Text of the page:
Why everyone stopped wearing powdered highlighter.

Last week, there was an article written by Samantha Holender from Marie Claire titled, 'What Happened to All the Glitter Highlighters?' And it got me thinking — when was the last time I actually used powdered highlighter? I couldn't even remember. 

Powdered highlighter doesn't feel 'me' anymore. 

This morning, I was in the elevator with some of my Mamamia colleagues when I asked if anyone else wore powdered highlighter. And it was clear the feeling was mutual. 

One person said it always accentuated her dry skin. Another said she found the finish looked 'too much' for every day. Someone else said the thought of highlighter just reminded her of YouTube and Patrick Starrr.

I found myself realising that powdered highlighter is in fact really, truly... dead.

Watch: Speaking of makeup, remember when our beauty editor applied 10 pumps of foundation to her face? We do. Post continues below.

Video via Mamamia.

Just take a look at the beauty shelves. In your makeup bag. The sheer amount of cream and liquid products that have launched in the last year or so.

From what I've observed coming across my desk, sparkly and glittery powders are taking a spot on the bench and will be replaced by all-over glow drops and dewy primers that give that natural lit-from-within radiance.

Gone are the days of strobing and that YouTube-level illuminance on the cheekbones and brow bones. 


Enter: A less is more look that champions skin over heavy makeup.

Is powdered highlighter really dead?

In my opinion, yes. For example, I used to wear BECCA's famous Champagne Pop (a right of passage, to be honest) and M.A.C's Mineralize Skinfinish, before venturing over to a bougie Hourglass palette. These days, however, the types of highlighter formulas I wear today (and how I apply them) are vastly different to what I was doing 10 years ago.

The sparkle and glitter has scaled back to make way for 'luminisers' and 'drops' that aim to add a subtle glow to the skin. Think, that less is more, 'clean girl' beauty approach.

Just for the record, this doesn't mean you can't wear powdered highlighter. Don't be silly! Powdered highlighter will always be a makeup bag staple for lots of people — and we'd never tell you what you can and can't put on your face!

I'm simply pointing out that other formulas are just way more popular right now — and highlighter is still very much a thing. Like most trends, powdered highlighter will probably come back around — however, while it all comes down to personal choice, it's not what it once was.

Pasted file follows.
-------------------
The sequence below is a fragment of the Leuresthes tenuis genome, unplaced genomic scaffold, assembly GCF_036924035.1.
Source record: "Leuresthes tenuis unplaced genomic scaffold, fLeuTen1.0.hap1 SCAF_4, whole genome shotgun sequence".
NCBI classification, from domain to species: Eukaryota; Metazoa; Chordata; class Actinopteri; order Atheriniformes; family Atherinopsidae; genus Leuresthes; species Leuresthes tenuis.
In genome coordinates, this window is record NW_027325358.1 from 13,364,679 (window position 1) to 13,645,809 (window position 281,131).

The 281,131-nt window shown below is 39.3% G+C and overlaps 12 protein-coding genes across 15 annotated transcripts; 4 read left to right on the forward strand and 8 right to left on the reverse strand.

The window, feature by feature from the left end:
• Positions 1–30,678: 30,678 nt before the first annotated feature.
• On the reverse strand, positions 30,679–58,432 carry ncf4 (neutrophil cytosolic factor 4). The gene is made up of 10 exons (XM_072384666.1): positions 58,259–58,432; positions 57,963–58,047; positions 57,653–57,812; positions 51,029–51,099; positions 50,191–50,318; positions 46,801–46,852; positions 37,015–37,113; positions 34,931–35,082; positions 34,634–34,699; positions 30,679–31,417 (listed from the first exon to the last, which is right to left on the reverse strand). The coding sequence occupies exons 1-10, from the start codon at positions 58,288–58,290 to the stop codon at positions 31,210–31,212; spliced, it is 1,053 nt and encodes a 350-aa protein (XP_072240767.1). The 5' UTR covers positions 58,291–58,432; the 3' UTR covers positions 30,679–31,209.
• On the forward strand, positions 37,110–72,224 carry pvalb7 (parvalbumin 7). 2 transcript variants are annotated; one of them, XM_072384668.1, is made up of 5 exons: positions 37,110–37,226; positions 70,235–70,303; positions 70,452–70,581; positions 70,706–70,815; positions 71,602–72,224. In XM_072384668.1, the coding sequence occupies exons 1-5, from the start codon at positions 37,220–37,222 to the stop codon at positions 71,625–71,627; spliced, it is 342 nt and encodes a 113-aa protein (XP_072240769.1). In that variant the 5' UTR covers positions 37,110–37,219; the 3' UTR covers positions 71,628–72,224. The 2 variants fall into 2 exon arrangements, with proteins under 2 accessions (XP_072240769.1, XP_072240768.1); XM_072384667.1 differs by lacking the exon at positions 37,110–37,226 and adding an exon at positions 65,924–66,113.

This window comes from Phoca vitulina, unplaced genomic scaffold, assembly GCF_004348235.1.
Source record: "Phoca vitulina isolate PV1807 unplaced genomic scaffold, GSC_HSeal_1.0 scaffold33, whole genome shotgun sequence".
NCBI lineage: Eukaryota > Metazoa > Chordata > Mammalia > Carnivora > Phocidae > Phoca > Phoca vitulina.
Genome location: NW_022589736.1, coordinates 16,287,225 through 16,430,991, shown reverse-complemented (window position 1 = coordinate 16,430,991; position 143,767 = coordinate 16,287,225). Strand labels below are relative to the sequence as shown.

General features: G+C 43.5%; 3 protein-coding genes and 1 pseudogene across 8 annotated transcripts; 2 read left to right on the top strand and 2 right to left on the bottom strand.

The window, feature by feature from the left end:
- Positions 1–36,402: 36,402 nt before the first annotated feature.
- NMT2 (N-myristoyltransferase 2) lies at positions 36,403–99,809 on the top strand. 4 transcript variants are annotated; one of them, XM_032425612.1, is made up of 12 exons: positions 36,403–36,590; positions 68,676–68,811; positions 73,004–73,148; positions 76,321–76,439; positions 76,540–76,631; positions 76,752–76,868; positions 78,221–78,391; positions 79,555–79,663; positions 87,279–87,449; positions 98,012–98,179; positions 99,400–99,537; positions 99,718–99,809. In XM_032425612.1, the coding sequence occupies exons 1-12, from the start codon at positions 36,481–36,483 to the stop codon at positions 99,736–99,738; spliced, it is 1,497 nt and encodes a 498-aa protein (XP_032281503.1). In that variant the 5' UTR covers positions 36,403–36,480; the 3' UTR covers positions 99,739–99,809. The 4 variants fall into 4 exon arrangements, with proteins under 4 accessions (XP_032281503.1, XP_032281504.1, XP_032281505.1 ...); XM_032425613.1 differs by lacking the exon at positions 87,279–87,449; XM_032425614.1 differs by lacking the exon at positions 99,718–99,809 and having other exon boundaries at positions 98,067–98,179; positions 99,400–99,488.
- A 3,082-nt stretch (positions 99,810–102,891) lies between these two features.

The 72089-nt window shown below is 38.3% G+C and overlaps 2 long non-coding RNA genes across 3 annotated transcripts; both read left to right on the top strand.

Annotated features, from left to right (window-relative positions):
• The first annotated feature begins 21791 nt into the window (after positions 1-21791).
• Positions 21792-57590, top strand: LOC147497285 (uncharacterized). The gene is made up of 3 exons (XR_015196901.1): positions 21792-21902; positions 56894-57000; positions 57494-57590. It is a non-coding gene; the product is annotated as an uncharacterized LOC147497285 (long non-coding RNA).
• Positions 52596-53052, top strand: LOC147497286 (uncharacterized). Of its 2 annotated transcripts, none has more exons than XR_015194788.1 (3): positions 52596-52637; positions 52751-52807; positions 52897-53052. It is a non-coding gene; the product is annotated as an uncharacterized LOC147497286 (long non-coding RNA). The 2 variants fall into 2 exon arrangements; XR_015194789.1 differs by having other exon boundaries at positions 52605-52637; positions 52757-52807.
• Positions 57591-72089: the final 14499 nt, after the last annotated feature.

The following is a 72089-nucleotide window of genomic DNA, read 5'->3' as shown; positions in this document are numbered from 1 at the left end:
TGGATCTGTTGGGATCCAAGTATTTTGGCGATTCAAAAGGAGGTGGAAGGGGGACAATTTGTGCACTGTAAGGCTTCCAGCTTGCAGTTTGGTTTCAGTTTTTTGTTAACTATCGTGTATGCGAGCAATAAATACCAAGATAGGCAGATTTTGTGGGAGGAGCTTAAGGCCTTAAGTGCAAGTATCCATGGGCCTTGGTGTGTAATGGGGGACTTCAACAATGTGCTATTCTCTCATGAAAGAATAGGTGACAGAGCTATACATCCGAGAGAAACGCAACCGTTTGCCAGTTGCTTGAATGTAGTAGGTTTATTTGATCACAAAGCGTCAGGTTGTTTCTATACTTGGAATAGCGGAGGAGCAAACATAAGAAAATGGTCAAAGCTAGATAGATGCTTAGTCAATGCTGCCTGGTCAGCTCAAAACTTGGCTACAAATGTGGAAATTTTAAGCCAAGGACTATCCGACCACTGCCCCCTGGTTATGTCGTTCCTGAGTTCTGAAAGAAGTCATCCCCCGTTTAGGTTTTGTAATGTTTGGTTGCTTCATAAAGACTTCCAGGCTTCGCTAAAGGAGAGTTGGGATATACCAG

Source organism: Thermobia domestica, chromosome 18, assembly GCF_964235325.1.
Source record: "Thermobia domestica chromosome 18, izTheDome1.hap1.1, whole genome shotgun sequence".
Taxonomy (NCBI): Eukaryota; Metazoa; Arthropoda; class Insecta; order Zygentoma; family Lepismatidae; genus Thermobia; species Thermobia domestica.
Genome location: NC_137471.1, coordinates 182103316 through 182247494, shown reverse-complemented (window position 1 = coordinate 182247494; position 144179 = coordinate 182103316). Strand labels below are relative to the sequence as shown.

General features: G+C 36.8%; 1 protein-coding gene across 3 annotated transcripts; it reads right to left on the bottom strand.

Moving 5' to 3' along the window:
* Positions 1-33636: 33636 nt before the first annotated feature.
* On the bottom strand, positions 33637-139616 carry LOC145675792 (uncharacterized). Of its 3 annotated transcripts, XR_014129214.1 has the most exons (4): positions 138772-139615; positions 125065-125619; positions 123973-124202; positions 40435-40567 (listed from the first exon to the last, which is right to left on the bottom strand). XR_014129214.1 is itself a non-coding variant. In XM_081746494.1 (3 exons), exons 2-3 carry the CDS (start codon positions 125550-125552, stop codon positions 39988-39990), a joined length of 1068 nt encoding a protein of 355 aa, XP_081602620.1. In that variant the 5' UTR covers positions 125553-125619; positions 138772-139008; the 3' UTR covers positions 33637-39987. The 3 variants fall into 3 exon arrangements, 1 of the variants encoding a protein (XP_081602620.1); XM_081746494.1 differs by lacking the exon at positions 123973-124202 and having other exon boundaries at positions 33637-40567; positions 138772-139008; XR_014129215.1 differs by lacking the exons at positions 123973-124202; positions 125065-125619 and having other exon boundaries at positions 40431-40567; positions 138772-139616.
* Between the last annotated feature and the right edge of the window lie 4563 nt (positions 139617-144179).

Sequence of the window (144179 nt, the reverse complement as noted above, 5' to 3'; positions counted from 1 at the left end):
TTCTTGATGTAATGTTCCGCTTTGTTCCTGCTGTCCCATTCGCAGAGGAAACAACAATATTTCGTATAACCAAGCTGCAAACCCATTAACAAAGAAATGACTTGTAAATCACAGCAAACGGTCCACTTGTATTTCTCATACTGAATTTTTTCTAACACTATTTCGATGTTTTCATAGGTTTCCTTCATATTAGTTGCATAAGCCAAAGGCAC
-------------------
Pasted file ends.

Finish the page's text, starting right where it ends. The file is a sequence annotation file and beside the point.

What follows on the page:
The cream and liquid formulas have burst onto the market with some very big differences: They're lightweight. Quick. Dewy. Minimalistic. Easy to wear. 

You apply them to your entire face and either wear them as is (a boosted glow to natural skin), mix them with foundation or layer foundation over the top. They offer a hint of radiance, while still allowing your skin to appear authentically 'you'.  

The result? That natural, I-do-Pilates-and-drink-lots-of-water look.

What's replacing it?

In 2024, highlighter products stretch across many different categories — from complexion drops to primers and multi-purpose sticks. However, whatever the category, you'll notice one very obvious thing: shimmer and glitter has been replaced by a creamy, subtle sheen.


For example, you can opt for an all-over 'light bulb in a bottle' glow with lightweight serums like Drunk Elephant D-Bronzi Drops, $65, Revlon Skinlights Face Glow Illuminator, $27.95, Ultra Violette Queen Screen SPF 50 Super Glow Drops, $45 and affordable dupes like MCoBeauty SuperGlow Bonzer Drops, $31.95.

Off the back of the cult Charlotte Tilbury Hollywood Flawless Fliter, $65, there's also savey versions like Rimmel Multi Tasker Better Than Filters.

For a targeted pop of radiance to the high points of your face, there's also easy-to-use multi-purpose cream sticks like Mecca Max Off Duty Gloss Stick, $20, Nude by Nature Touch of Glow Highlighter Stick, $24.95 and my personal favourite luxe Chanel BAUME ESSENTIEL Multi-Use Glow Stick, $74.

Overall, the look is softer, more natural and less in-your-face than the sculpted, statement strips of highlighter a lot of us used (and loved!) in the past.

Again, a reminder that it's not to say wearing powdered highlighter is 'wrong', yeah?

If anything, the shift is a reminder of how often beauty trends change shape over the years. Also, how important it is to stick with what suits you and what makes you feel great. And if that means wearing powdered highlighter that's strobed to the high heavens, you do you! There's no right or wrong. 

After all, that's what beauty should be all about, right? 

If you'd like to hear more from Erin, follow her on Instagram.

Are you a fan of powdered highlighter? Why/why not? Share your thoughts in the comment section below.

Feature Image: Canva.

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